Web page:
Under the name of “Managed Kubernetes for AWS”, or short EKS, Amazon offers its own dedicated solution for running Kubernetes upons its cloud platform. The way this is provided is quite interesting: While the Kubernetes Master Infrastructure is offered “as a service” (and also billed separately) the Kubernetes Worker Nodes are simply EC2 instances for which Amazon provides a special setup procedure. These now also offer the potential to use well known AWS features like Autoscaling for Kubernetes workloads.
However, manually setting up this infrastructure is still quite a complex process with multiple steps. To be able to quickly have an EKS Kubernetes Cluster up and running, and also to deploy a software project on it, we created a small helper project that offers the creation of a “turnkey ready” EKS cluster that can be quickly pulled up and also teared down after usage.
AWS offers a great service called “Amazon Elastic Container Service for Kubernetes” (AWS EKS).
The setup guide can be found here: Offical AWS EKS getting started guide
If you overload such a cluster it easily happens that your Kubelet gets “Out of Memory” (OOM) errors and stops working.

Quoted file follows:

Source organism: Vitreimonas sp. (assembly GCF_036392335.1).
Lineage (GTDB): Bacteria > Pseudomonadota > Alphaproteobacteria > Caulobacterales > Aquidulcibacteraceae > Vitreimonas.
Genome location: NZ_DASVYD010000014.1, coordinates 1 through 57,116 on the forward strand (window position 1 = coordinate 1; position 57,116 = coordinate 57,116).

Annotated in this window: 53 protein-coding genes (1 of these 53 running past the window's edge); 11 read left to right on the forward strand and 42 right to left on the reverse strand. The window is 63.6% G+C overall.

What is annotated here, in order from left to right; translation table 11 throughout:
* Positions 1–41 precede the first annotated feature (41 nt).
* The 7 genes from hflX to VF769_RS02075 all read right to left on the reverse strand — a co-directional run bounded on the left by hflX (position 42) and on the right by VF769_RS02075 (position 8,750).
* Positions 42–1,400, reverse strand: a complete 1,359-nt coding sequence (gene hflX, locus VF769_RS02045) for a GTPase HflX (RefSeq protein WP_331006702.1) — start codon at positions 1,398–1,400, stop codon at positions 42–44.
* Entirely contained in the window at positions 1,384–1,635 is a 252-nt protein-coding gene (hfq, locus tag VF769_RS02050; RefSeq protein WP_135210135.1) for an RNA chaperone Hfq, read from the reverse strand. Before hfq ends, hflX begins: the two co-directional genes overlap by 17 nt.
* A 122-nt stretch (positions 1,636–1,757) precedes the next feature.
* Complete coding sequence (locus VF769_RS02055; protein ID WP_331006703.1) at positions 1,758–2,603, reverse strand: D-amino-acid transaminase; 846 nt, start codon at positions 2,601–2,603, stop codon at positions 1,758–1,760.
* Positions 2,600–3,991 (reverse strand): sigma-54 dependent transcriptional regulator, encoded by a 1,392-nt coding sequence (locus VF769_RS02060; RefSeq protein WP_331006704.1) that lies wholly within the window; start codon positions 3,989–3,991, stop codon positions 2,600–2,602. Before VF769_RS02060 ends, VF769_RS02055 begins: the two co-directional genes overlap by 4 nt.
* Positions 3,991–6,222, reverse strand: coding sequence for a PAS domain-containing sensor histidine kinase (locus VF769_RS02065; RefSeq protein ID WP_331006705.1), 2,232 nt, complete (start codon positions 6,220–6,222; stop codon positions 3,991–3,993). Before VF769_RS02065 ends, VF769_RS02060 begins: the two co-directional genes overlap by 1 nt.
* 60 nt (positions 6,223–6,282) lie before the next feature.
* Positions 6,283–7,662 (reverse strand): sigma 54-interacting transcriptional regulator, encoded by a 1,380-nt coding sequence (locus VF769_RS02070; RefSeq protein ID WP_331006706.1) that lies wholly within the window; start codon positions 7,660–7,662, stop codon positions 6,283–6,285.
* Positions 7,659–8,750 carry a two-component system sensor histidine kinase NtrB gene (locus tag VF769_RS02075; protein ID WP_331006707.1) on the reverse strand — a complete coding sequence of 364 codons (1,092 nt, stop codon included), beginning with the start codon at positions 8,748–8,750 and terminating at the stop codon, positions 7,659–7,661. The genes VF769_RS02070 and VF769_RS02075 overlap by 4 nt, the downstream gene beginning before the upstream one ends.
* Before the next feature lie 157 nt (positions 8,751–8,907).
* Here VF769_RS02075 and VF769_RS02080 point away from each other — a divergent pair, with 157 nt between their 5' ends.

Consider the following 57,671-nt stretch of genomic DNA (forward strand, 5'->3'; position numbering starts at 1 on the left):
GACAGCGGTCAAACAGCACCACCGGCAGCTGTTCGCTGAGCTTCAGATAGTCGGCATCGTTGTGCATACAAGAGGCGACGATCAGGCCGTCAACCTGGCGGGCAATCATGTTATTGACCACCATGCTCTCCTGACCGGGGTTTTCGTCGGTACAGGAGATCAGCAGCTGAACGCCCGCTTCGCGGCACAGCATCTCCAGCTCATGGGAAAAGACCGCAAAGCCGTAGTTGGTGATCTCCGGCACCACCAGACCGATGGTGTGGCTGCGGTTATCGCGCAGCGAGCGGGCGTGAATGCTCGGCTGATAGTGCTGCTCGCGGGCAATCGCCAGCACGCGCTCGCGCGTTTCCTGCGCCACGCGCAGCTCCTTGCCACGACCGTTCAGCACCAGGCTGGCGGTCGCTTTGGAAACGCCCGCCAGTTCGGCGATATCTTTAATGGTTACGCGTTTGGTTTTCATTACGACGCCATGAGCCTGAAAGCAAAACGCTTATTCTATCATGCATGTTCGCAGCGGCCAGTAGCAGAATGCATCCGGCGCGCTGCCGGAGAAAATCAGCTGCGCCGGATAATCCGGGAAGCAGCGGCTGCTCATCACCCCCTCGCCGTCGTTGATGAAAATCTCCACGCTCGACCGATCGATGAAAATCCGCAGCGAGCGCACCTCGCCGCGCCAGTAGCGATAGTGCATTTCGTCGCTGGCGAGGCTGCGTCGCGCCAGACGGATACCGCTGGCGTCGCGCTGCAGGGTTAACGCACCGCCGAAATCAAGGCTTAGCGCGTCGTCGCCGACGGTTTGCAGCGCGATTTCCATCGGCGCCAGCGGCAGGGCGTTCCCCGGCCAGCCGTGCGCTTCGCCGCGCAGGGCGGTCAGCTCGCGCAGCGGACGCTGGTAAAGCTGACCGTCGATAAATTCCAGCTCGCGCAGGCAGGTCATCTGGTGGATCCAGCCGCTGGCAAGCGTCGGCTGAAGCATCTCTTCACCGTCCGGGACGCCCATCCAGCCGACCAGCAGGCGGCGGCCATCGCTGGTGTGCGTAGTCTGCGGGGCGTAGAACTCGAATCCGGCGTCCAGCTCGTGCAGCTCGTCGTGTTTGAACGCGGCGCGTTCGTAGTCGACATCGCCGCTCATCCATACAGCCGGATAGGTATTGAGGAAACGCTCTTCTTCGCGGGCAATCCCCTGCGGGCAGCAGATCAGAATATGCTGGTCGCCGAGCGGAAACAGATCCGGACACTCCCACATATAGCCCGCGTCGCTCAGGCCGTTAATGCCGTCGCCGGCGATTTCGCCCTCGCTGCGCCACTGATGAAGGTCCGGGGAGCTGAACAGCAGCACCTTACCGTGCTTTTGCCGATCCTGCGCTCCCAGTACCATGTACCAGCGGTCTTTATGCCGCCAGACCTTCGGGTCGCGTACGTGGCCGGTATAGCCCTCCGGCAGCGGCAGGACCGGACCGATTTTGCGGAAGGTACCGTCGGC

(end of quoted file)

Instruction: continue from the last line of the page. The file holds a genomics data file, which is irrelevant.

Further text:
Once the Kubelet is down you can see
kubectl get nodes that node is in state “NotReady”.
In addition if you describe your node
kubectl describe $NODE you can see the status description is: “System OOM encountered”.
If you look on your pods
kubectl get pods --all-namespaces you can see that pods are in state “Unknown” or in “NodeLost”.
Kubelet OOM errors should be avoided by all costs.
It causes to stop all pods on that node and its quite complicated for K8s to maintain high availability for applications in some cases.
For example for stateful sets with a single replica k8s cannot immediately move that pod to another node.
The reason is that k8s does not know how long the node with all its pods stays unavailable.
Therefore i like to share some best practice to avoid OOM problems in your AWS EKS clusters.